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Vivian Browne

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Vivian Browne (1929 – 1993) was an American artist known for her sociopolitical portraits and abstracted paintings inspired by her travels. Mindful of her particular experience as a black woman artist, she probed the intersection of misogyny and racism throughout her life and practice. “Black art is political,” Browne said in 1985 to Black American Literature Forum. “If it’s not political, it’s not black art.”

Born in Florida and primarily raised in New York, Browne received both a BS and BFA from Hunter College in 1950 and 1959, respectively. She attended the Art Students League for a short time, and in 1972 she studied at the University of Ibadan in Nigeria. From 1971 through 1992, Browne taught at Rutgers University in Newark. She headed the art and design department from 1975 to 1978, and in 1985 she became a professor of contemporary black and Hispanic art, painting and other fine arts courses.

Browne was driven by content over form, and over three decades her work spanned many interests and impulses. She often depicted her friends and contemporaries, including large-scale portraits of Camille Billops and Norman Lewis, but she was particularly compelled by the realistic and even unflattering aspects of humanity. Her first major body of work from the late 1960s, Little Men, incarnates male anger and frustration. Across over 100 paintings and drawings, middle-aged men – naked or in business suits – suck their thumbs, wave their arms, and with grotesquely contorted expressions. As Browne said in a 1968 interview for the Smithsonian’s’ Archives of American Art, “I got into knowing that I could see into people, that I could get what I saw down which was very often not what other people saw.”

After a 1964 fellowship at the Huntington Hartford Foundation in Southern California, Browne began to paint landscapes and produced distinct series on subsequent trips to Nigeria, China and back to California. She also worked with Bob Blackburn’s Printmaking Workshop and contributed to the important portfolio Impressions: Our World, Volume I, 1973–74 alongside Emma Amos, Benny Andrews, Eldzier Cortor, Norman Lewis, Vincent Smith and John Wilson. Browne was a member of the influential feminist collective Heresies and contributed to its eponymous publication, including serving on the editorial board for its historic 1982 Vol 4. No. 3 Racism is the Issue. Along with May Stevens, Sylvia Sleigh, and 17 other women artists, Browne co-founded of SoHo 20 Gallery on Broome Street in 1973. She was also on the board of Feminist Institute, the first women’s art school in New York.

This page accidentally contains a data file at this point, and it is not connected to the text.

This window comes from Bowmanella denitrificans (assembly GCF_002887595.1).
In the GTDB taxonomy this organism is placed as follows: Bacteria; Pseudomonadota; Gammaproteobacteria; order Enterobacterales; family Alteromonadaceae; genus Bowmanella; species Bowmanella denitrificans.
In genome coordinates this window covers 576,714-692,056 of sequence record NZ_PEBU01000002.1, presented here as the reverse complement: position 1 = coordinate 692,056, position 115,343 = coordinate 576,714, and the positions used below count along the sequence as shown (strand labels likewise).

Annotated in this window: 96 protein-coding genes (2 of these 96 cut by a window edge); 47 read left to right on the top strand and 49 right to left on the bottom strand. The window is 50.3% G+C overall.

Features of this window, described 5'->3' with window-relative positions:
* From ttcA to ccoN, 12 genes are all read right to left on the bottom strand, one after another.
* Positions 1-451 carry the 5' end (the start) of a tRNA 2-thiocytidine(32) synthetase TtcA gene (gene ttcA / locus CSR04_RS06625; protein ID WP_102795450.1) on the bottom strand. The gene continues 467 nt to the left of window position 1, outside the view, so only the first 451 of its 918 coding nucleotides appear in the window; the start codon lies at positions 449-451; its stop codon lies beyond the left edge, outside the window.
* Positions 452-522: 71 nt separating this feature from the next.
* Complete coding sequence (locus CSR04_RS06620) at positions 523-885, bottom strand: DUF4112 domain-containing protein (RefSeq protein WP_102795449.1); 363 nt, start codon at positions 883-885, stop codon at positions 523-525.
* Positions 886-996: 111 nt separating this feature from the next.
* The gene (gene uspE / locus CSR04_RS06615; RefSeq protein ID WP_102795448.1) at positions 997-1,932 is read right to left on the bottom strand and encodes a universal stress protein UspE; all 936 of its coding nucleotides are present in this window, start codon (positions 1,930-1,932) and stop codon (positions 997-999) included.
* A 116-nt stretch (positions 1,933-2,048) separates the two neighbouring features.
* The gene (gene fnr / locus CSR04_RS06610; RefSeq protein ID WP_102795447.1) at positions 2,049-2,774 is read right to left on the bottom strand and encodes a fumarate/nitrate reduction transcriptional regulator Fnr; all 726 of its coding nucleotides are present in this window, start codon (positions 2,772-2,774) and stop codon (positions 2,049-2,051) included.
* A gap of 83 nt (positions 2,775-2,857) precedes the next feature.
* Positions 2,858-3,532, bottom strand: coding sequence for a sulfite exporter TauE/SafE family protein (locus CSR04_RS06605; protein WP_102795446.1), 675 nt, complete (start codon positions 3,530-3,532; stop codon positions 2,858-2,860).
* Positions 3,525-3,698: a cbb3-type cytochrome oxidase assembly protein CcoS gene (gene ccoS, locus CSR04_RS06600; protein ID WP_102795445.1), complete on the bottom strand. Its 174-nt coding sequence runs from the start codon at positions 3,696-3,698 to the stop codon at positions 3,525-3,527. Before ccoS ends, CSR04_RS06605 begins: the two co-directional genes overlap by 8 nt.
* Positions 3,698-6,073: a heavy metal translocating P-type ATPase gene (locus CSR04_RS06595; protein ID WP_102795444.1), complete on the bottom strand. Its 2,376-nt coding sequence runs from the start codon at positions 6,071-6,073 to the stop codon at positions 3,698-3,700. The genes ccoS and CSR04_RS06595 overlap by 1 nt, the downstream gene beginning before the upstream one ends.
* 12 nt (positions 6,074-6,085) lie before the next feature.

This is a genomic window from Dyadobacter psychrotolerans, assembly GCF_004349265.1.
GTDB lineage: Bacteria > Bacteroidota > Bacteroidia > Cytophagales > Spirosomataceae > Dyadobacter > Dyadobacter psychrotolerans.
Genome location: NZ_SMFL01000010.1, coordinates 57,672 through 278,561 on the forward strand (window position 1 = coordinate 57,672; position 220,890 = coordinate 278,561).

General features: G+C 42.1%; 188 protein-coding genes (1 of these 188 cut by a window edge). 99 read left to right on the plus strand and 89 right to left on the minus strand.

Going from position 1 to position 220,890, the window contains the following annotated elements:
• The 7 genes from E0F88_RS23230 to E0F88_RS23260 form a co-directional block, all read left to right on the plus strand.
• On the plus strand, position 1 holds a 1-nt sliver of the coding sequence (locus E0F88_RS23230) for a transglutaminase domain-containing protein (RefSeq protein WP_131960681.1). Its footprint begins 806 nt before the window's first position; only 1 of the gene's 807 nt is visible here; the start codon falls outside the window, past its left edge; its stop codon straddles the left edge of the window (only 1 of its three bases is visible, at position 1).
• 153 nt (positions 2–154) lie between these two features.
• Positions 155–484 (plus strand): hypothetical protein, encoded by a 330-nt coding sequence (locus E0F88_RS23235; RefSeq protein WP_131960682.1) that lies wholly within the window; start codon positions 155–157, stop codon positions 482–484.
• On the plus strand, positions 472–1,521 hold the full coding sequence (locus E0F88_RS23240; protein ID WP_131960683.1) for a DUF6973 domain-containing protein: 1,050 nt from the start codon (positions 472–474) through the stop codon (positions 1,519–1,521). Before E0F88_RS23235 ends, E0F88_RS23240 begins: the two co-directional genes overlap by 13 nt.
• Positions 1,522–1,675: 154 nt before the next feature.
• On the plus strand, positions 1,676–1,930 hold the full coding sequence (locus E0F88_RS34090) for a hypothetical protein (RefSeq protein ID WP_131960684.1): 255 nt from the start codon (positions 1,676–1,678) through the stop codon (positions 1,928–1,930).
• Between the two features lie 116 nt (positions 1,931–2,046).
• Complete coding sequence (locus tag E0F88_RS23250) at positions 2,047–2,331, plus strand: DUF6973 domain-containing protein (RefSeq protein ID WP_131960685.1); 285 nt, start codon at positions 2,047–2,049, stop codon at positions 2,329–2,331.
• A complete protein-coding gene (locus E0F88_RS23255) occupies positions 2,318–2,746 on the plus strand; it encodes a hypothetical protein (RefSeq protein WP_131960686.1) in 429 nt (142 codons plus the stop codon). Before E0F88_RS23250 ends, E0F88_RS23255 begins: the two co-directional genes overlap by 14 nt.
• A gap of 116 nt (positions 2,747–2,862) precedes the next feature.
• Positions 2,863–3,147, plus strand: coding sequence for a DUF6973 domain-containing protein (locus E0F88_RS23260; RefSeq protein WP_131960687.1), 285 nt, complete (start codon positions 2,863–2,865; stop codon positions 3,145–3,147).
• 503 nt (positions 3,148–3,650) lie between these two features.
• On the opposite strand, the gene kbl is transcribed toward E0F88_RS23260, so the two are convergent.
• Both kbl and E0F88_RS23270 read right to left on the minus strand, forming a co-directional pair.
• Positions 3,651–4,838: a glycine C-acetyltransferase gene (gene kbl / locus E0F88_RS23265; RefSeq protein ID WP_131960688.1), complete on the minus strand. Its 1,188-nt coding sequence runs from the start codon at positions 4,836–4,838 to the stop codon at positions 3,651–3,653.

Browne received numerous awards throughout her life, including a MacDowell Colony Fellowship and recognition as a Distinguished Teacher of Art by the College Art Association. In 1986, she was honored by Mayor Koch of New York City for her achievements in the arts, and in 1990, she served as a Fulbright Panelist. Browne’s work is held in numerous public collections including the Hatch-Billops Collection, Emory University, Atlanta; Museum of Modern Art, New York; Smithsonian American Art Museum, Washington, DC; Schomburg Center for Research in Black Culture, New York; and Wadsworth Atheneum, Hartford.

In 2018, Browne was included in Acts of Art and Rebuttal in 1971 at Hunter College, a revisiting of the 1971 protest exhibition organized by members of the Black Emergency Cultural Coalition in response to the Whitney Museum’s refusal to appoint a black curator for their survey Contemporary Black Artists in America. In 2017, Browne was included in Brooklyn Museum’s exhibition We Wanted a Revolution: Black Radical Women 1965-85, which traveled to Albright-Knox Art Gallery, Buffalo and Institute of Contemporary Art, Boston through 2018.
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